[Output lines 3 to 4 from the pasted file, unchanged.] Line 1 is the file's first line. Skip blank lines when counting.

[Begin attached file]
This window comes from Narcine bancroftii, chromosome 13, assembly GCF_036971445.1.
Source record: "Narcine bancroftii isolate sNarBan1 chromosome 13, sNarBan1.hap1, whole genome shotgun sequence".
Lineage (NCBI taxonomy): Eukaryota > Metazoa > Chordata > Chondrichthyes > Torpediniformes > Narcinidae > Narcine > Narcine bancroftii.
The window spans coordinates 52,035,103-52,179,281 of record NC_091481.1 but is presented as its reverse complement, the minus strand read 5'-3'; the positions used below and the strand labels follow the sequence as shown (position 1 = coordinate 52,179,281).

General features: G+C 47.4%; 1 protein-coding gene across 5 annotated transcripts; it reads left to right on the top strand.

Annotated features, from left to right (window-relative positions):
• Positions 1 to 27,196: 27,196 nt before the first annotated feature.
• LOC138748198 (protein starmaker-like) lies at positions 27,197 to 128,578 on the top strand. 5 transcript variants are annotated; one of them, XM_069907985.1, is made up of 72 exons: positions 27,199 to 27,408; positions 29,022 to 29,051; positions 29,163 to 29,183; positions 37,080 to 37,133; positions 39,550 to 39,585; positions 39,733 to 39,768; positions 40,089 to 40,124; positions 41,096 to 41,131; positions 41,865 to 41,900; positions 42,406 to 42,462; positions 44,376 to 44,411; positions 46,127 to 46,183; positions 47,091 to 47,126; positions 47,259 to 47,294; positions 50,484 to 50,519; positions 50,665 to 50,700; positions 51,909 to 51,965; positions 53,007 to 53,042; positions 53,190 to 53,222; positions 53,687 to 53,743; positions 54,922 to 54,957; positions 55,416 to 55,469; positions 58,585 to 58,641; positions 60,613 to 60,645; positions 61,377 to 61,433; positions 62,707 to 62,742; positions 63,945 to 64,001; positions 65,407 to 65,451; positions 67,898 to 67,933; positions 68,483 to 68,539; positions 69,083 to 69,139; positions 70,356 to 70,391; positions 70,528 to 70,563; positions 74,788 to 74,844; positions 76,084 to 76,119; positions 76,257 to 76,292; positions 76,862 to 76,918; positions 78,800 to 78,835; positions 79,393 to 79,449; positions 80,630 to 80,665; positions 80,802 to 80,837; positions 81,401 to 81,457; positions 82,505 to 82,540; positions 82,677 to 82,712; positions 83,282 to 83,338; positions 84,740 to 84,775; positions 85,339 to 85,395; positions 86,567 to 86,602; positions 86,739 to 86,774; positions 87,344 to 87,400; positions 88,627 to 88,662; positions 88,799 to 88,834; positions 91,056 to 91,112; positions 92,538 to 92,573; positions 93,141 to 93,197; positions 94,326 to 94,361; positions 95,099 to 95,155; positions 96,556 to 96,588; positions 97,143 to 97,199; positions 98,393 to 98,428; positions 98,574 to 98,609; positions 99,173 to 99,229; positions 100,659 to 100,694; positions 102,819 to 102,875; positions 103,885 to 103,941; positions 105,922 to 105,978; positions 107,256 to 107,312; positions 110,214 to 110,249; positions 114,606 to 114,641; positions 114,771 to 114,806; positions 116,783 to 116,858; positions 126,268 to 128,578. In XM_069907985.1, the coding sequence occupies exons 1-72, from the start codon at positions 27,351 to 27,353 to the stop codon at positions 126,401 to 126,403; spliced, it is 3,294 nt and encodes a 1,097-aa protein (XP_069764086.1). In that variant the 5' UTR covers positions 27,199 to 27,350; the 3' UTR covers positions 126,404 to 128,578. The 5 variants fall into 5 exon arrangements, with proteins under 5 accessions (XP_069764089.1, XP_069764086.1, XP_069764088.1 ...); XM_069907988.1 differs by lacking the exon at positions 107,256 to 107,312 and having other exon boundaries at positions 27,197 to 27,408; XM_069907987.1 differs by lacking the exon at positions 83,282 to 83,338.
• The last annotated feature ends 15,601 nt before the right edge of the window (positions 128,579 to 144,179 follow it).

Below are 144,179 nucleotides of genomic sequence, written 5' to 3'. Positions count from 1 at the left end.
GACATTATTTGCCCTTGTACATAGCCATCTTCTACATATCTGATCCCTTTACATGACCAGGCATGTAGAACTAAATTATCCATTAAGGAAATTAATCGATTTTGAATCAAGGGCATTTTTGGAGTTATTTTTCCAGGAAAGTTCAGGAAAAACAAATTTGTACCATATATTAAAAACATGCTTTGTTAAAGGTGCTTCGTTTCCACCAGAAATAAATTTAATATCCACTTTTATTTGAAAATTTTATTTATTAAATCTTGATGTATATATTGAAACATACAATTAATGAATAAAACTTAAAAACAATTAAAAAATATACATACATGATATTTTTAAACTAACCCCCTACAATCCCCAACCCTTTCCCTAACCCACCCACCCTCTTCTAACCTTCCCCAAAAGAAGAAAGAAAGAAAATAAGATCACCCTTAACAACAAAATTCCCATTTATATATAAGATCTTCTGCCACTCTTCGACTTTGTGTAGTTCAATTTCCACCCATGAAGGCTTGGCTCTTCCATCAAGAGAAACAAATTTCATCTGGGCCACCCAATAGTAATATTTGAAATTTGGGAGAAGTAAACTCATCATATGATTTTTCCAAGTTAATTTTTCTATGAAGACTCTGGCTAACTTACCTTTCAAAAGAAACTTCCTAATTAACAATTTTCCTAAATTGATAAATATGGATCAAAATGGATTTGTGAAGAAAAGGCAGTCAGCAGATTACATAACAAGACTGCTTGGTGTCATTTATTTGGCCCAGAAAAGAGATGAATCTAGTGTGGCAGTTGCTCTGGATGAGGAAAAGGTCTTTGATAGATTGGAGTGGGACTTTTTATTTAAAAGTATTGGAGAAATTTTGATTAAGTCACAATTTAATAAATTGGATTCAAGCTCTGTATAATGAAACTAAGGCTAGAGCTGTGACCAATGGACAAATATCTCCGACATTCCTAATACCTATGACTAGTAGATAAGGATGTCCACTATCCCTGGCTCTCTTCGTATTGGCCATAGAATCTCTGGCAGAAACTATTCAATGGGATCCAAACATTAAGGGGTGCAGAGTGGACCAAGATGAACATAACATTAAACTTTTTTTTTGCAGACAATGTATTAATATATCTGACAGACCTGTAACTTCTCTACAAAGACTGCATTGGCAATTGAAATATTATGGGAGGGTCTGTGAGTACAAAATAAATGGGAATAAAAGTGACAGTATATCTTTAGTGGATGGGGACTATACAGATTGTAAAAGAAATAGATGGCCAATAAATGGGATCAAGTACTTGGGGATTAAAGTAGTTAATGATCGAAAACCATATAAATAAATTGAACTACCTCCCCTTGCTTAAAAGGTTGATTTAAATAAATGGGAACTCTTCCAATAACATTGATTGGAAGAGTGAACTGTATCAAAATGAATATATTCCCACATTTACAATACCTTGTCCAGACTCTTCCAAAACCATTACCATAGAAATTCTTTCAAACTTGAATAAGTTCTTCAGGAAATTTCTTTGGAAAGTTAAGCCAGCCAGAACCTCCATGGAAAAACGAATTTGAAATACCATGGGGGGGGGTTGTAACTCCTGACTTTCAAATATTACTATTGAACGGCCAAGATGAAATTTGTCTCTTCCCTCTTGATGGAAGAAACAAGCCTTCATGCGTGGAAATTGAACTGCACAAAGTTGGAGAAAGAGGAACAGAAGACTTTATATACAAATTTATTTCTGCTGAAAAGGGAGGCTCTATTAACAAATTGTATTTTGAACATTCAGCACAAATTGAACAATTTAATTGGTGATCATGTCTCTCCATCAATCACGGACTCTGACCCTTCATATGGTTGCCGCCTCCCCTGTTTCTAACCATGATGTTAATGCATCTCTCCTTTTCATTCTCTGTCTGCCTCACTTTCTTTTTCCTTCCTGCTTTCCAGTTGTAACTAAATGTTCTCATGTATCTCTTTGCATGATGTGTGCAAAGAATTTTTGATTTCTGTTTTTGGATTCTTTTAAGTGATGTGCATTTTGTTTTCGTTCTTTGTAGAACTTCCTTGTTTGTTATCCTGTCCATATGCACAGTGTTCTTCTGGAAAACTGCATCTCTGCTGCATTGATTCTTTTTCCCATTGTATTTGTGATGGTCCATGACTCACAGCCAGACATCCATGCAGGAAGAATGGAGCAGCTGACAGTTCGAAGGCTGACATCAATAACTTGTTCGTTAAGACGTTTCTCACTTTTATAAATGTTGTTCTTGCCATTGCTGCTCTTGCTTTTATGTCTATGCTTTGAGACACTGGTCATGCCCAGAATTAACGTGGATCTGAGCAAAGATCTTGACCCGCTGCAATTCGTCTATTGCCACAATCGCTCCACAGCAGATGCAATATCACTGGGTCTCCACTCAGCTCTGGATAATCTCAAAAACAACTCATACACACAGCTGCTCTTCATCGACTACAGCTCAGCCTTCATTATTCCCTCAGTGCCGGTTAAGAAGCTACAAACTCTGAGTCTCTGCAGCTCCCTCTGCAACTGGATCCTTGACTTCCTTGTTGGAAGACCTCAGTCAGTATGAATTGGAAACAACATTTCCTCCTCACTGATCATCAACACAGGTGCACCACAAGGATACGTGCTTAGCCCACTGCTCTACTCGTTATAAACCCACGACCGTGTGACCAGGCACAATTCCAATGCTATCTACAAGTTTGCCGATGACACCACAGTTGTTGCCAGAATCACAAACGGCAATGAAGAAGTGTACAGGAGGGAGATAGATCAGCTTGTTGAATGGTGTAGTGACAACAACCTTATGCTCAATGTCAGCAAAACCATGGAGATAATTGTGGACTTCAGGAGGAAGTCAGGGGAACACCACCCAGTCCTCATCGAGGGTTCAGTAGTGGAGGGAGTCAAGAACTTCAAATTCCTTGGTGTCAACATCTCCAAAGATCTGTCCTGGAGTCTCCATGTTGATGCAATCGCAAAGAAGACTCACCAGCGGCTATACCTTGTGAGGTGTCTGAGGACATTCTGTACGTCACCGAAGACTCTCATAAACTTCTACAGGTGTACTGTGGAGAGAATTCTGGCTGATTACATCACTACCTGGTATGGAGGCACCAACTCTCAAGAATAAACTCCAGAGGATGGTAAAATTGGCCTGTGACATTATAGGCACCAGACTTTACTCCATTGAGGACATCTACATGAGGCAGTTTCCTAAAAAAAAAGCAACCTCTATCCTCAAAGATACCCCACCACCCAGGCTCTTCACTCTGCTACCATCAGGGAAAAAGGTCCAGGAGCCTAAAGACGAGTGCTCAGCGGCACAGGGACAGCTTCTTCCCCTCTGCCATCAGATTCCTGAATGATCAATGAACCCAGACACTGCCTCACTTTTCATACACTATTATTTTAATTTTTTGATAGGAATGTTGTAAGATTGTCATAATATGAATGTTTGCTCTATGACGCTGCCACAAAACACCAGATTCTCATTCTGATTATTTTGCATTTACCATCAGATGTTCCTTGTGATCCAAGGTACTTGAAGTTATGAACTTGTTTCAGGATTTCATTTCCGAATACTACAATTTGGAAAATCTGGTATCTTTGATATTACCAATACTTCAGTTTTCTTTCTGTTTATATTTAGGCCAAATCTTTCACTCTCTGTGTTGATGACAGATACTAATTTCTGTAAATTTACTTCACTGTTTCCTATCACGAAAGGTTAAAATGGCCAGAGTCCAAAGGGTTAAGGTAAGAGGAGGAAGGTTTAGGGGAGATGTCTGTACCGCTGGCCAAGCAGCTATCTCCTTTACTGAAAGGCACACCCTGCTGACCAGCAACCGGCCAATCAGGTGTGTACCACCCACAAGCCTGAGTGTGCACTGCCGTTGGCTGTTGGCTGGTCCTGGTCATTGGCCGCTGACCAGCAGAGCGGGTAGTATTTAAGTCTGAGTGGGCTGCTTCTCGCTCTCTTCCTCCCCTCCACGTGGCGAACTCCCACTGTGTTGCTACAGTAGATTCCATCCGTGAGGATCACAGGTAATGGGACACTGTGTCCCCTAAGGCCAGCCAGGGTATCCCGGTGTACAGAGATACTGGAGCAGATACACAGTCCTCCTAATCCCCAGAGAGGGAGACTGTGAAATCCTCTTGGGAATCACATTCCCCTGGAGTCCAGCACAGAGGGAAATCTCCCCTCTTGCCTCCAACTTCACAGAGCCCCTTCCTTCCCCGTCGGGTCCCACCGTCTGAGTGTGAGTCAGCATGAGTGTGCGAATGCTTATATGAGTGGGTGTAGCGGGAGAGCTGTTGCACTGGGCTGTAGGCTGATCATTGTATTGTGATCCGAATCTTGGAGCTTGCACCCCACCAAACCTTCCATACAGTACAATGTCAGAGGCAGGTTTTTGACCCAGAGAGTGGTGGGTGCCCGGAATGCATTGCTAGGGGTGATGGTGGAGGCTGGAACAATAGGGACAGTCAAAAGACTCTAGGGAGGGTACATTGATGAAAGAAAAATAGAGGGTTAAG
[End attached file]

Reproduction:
Lineage (NCBI taxonomy): Eukaryota > Metazoa > Chordata > Chondrichthyes > Torpediniformes > Narcinidae > Narcine > Narcine bancroftii.
The window spans coordinates 52,035,103-52,179,281 of record NC_091481.1 but is presented as its reverse complement, the minus strand read 5'-3'; the positions used below and the strand labels follow the sequence as shown (position 1 = coordinate 52,179,281).